When I called the number at 9 a.m. in Ho Chi Minh, a woman answered in fluent, if heavily accented, English. "I'm walking now," she said. "Can you email me?" Then she gave me an email address that matched the one Karan had identified. A few minutes later, she replied to an email I had earlier sent, saying she wasn't involved with the Breaking News YouTube channel. "There is a mistake," she wrote. She confirmed, though, that she uses the email address listed in the channel's About section, but said she didn't know how it got there.
Other clues linked the channels to Vietnam. Videos on the News 24H channel, one of the pages that features Sulejmanovic's voice-overs, were all about right-wing American politics, except two of the three oldest videos on the page. In those clips, from December, a woman sat in front of the camera speaking Vietnamese. In each of the videos, she made small talk for two hours, noting the time of day or what fruit she was eating.
On several of the channels, the "Featured Channels" label on the right-hand side of the About section was listed in Vietnamese. Channel creators can change that language setting. A Twitter account listed in the About section of the American News Today channel also tweets out video links in Vietnamese.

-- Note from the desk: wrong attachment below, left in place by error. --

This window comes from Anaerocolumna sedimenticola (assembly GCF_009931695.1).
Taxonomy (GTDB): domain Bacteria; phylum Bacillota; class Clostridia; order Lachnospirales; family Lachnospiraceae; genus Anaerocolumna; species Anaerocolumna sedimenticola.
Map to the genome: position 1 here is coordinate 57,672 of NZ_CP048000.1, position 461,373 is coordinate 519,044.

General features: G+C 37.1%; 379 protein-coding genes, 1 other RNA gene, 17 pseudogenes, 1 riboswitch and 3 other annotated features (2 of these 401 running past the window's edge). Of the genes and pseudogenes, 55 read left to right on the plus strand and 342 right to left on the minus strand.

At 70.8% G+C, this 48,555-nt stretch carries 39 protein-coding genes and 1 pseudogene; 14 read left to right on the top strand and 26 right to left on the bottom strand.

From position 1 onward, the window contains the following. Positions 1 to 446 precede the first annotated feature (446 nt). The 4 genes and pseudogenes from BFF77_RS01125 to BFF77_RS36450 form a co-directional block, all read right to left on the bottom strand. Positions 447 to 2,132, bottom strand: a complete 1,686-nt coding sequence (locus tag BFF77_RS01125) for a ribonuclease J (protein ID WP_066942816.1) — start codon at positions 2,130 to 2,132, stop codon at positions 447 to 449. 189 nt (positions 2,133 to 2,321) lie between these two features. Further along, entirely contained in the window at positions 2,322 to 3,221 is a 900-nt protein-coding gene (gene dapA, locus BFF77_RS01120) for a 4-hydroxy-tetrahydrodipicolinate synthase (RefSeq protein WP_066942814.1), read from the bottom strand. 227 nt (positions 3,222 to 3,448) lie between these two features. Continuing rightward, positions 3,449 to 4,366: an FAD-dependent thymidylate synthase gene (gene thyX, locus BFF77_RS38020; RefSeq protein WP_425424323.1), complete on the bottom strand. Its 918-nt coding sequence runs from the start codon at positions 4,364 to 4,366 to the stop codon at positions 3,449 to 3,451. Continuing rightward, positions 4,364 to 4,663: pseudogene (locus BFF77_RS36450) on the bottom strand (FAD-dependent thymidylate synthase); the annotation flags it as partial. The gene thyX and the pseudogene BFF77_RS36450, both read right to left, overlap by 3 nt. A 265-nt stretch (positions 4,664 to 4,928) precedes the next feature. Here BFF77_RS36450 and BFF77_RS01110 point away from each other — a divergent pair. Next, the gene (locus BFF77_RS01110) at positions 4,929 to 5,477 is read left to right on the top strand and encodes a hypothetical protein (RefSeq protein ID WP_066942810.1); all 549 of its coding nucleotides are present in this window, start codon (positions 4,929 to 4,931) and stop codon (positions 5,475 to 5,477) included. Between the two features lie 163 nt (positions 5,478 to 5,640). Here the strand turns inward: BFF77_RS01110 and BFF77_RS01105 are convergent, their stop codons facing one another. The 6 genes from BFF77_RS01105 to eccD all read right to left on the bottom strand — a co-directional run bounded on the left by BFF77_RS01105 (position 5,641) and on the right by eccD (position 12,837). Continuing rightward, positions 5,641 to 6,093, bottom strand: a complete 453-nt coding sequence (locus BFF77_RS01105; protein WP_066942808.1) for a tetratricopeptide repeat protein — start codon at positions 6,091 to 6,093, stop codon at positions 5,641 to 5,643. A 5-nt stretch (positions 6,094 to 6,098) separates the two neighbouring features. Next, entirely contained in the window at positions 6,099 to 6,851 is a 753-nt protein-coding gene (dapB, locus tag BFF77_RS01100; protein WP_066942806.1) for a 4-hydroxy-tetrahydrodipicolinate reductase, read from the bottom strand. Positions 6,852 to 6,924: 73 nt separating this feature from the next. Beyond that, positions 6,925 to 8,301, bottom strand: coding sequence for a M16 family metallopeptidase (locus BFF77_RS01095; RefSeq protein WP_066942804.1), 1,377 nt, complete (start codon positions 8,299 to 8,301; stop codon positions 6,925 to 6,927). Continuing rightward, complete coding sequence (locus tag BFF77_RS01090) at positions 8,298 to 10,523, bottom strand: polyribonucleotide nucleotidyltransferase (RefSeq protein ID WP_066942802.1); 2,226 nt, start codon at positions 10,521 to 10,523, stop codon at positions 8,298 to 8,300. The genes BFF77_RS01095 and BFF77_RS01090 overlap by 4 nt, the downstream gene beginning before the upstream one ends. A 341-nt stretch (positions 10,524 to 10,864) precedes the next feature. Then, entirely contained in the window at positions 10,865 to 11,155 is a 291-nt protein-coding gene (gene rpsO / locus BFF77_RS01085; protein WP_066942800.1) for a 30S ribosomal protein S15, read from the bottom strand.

I first learned about the channels after watching a video by Destin Sandlin, a popular YouTuber who runs the science channel SmarterEveryDay. In March 2019, he posted about a bizarre set of videos on YouTube that all had the same title: "After Trump sends note to Ginsberg." The clips chide the "liberal media" for hiding something about Supreme Court Justice Ruth Bader Ginsberg's health and suggest the justice will retire. The videos were meant to look like the kinds of legitimate news videos that were created to be shared on social news feeds, popularized by sites like Upworthy or Mic.com.